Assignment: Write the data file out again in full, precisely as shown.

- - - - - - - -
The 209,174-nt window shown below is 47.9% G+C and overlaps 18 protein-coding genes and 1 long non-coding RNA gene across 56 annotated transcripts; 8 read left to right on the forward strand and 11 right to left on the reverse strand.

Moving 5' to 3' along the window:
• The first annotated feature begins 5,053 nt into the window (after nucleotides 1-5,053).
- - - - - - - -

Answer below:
The 209,174-nt window shown below is 47.9% G+C and overlaps 18 protein-coding genes and 1 long non-coding RNA gene across 56 annotated transcripts; 8 read left to right on the forward strand and 11 right to left on the reverse strand.

Moving 5' to 3' along the window:
• The first annotated feature begins 5,053 nt into the window (after nucleotides 1-5,053).